Confessions of Yet Another Shopaholic
Back in late September I received an email from Dillard’s, my favorite department store, informing me that they were having their semi-annual clearance sale, with up to seventy-five percent off the original prices. I immediately began trying to formulate a scheme by which I could hit the sale and rack up a few (well, more than a few) steals and still be able to pay the household bills. I figured, if I only spent “x” amount of dollars at the sale, I could forfeit my bi-weekly trip to the hairdresser. After all, I figured, I have water, shampoo, and a flatiron at home. That was an expense I could easily forego. There was no way on earth I was going to miss a clearance sale at the nicest department store in town. Who would? Come hell or high water, I planned to be there bright and early the next morning.
I confess – I am a recovering shopaholic.
It’s not the easiest thing in the world to come by stylish clothes for petites unless you’re shelling out a pretty penny, so when they do go on sale you must act fast! Well, at least that was the excuse I clung to as I traveled up the escalator to the petites section and greedily snatched up every size eight I could get my hands on. The feeling was mildly euphoric, almost as if I’d gotten away with something I wasn’t supposed to. The problem I always seemed to run into, however, unless I found a bona fide steal on something I absolutely could not live without, is that the excitement is usually very short-lived. The head-in-the-clouds rush I felt while traveling back down the escalator with my new purchases had all but fizzled out by the time I had them securely hidden (yes, I said hidden) away in the far reaches of my cluttered walk-in closet. The clutter was what forced me to realize that what I thought was a harmless, pleasurable pasttime was really a problem that had grown out of hand. After all, how many black pairs of shoes does one woman need anyway? It had to stop, because when I forced myself to think about it, I realized that the shopping was just an attempt to appease a deeper need (namely a need to feel worthy of acceptance, to feel as though, after all these years, I’ve finally ‘made it’). The sharpest outfit in the world could never make up for low self-esteem. I have since learned that you don’t wear self-esteem – self-esteem wears you. Peace can only come from within.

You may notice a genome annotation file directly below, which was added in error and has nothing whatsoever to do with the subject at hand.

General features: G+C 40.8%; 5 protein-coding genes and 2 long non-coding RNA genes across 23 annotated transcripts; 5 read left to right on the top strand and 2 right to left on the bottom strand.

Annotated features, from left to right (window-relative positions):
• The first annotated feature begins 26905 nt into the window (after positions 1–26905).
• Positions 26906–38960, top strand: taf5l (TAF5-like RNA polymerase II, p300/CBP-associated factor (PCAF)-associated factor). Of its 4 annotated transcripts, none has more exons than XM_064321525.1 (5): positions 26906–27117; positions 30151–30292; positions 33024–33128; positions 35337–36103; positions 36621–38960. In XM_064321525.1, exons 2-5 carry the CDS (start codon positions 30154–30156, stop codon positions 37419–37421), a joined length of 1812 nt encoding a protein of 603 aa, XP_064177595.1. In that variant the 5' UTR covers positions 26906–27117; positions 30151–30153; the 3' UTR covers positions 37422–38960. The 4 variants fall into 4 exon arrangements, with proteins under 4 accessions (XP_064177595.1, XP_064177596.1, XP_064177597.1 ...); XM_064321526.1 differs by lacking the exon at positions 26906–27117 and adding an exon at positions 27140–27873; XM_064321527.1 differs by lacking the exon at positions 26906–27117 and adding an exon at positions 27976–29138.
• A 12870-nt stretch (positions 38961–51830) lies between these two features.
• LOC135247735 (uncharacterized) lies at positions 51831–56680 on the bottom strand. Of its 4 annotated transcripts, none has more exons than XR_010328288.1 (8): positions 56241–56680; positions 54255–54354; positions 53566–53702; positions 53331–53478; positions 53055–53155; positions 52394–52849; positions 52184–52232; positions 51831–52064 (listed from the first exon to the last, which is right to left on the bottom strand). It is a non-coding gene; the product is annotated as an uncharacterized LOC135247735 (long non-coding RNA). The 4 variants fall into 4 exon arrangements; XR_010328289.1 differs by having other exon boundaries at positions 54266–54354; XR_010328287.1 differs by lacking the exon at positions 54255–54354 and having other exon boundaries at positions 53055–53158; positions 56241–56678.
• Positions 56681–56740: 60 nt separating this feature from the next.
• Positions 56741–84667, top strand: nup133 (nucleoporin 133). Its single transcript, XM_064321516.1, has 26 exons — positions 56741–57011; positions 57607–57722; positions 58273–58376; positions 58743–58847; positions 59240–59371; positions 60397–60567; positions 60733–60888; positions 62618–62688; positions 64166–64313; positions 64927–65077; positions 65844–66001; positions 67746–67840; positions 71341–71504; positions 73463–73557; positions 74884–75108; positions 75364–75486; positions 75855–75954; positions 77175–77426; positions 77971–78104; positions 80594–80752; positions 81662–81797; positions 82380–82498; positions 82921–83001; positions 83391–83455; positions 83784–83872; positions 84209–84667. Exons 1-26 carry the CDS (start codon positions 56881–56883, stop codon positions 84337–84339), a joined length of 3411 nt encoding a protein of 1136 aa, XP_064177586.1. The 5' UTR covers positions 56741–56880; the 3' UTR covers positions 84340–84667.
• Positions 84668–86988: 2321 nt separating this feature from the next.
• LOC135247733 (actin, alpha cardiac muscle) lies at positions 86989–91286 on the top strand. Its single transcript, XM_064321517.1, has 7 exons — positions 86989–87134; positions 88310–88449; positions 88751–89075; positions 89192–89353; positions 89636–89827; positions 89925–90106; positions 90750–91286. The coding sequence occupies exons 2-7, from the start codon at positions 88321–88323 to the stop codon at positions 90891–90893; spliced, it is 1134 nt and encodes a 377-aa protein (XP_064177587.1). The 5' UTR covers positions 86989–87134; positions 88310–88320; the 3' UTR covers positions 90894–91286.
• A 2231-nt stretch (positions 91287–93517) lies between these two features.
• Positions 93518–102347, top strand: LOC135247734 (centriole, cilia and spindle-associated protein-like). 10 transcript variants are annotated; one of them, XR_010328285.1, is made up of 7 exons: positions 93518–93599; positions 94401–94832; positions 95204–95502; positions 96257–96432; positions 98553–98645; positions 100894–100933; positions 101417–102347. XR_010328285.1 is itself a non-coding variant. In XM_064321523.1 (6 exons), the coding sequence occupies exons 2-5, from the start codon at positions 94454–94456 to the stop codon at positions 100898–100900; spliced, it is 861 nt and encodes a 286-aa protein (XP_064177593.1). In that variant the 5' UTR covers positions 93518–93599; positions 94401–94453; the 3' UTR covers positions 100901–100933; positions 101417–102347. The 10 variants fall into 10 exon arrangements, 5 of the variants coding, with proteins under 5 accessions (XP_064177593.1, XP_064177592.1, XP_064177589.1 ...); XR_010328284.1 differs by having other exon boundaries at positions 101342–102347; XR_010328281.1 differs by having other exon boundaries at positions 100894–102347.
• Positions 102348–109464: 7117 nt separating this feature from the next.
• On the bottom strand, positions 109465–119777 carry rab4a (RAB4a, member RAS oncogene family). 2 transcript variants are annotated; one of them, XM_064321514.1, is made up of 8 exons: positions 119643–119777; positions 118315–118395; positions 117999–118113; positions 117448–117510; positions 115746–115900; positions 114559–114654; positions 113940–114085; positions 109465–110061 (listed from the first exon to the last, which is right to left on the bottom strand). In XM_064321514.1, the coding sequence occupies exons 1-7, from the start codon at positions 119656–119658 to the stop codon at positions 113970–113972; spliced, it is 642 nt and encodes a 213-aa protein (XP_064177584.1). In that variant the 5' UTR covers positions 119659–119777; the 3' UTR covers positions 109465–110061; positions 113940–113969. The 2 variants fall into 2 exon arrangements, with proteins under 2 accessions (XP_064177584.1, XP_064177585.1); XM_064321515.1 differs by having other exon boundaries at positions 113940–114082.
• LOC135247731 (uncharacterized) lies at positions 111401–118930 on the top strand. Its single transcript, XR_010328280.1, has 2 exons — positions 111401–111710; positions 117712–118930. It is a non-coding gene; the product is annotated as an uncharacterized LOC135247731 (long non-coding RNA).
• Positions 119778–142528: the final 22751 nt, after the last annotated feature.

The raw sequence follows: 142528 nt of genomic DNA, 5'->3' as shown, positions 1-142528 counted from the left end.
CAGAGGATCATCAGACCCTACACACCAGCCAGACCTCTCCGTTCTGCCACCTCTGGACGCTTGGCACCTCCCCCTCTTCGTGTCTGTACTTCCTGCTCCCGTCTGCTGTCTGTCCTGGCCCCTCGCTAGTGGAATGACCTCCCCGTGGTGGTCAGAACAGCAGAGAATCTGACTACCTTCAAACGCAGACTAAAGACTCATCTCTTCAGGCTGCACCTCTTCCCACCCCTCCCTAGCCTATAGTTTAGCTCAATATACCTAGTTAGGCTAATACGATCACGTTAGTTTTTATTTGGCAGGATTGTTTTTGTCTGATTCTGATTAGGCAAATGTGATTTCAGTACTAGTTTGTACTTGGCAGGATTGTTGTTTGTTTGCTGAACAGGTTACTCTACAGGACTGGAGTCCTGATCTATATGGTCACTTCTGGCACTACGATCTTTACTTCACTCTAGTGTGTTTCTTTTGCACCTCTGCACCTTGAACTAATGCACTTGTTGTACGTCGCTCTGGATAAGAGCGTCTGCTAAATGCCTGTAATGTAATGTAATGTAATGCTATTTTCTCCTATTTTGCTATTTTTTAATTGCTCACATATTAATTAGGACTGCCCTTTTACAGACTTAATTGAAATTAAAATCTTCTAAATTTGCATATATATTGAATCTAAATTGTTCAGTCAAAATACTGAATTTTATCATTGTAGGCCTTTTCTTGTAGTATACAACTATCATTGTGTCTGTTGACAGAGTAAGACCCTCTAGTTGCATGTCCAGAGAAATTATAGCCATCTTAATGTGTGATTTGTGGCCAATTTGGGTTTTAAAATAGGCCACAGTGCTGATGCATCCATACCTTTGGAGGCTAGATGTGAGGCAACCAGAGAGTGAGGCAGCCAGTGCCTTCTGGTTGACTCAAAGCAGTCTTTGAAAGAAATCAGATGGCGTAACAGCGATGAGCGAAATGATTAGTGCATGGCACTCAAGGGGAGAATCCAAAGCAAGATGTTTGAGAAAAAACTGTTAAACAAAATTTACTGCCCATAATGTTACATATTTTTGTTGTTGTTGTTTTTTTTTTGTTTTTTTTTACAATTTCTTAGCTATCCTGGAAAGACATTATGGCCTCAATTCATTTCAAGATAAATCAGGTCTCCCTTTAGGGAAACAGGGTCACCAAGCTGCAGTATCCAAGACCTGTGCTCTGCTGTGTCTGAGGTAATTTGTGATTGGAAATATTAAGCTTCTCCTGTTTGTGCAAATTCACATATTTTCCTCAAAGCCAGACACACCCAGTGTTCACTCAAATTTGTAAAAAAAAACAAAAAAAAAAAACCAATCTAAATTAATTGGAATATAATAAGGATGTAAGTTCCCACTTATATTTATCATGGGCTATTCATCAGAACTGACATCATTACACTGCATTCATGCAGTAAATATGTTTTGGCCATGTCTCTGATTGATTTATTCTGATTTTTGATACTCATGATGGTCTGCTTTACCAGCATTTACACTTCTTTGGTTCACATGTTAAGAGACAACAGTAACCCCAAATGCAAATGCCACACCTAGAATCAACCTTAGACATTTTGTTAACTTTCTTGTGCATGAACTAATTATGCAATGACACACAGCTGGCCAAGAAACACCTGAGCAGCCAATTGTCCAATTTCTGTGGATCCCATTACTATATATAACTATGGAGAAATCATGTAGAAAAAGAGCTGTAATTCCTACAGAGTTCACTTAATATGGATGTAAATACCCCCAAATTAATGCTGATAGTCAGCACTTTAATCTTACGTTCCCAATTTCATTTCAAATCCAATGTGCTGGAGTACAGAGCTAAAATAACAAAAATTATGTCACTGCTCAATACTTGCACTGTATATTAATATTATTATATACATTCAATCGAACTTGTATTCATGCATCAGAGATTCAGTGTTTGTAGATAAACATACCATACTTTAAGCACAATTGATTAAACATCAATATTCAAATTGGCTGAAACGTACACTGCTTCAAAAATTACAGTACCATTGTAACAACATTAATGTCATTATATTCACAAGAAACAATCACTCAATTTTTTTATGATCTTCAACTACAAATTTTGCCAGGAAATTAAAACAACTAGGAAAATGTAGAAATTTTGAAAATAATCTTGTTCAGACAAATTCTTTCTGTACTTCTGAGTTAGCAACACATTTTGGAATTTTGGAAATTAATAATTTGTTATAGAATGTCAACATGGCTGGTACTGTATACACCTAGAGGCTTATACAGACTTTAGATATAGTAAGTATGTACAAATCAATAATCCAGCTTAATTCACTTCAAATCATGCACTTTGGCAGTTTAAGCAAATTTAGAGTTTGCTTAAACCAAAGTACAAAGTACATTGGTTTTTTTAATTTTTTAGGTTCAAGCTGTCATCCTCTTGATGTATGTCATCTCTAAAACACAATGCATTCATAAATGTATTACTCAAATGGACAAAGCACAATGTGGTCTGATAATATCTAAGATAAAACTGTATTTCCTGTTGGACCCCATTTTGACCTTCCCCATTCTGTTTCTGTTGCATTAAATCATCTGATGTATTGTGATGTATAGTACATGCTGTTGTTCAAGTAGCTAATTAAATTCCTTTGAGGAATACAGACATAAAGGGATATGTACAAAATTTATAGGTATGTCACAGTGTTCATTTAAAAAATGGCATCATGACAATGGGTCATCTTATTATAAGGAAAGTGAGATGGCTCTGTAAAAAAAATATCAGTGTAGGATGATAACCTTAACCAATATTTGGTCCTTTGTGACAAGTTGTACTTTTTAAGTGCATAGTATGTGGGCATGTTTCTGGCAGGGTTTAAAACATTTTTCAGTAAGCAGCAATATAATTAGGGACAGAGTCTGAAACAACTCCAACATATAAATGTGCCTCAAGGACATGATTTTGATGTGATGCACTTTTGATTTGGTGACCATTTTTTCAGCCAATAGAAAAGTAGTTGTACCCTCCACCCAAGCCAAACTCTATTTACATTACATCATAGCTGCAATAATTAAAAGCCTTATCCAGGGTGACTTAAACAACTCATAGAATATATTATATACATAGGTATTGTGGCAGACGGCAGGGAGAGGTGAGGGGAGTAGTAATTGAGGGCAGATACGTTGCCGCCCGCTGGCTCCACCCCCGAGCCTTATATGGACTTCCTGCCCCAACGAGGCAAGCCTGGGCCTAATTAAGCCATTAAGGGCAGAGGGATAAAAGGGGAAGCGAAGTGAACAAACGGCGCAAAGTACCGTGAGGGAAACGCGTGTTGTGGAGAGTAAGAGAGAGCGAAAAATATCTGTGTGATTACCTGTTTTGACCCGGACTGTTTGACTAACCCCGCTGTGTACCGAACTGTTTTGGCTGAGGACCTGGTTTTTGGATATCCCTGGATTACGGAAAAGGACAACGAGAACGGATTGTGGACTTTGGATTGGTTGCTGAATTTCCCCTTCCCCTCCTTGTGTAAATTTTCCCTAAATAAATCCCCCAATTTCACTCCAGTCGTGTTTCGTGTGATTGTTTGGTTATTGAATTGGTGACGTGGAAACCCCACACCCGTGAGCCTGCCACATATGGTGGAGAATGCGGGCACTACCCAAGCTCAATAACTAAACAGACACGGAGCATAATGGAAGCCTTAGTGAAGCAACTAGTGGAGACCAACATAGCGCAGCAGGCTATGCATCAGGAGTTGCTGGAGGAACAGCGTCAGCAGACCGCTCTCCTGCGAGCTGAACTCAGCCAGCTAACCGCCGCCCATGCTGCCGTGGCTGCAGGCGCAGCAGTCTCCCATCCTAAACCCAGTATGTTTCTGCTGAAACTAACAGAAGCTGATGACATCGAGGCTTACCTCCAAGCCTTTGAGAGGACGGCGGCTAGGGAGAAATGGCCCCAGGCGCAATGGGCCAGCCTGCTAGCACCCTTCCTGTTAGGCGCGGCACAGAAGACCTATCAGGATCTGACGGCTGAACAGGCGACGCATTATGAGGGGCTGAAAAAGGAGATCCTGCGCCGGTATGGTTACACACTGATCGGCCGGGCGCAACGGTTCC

It is an ongoing process, and it pleases me to say that I have been in recovery (meaning I have made hardly any frivolous purchases) in well over six months. That’s not to say that I don’t get tempted from time to time but these days I choose the smarter – and cheaper- indulgence.
I go to the hairdresser.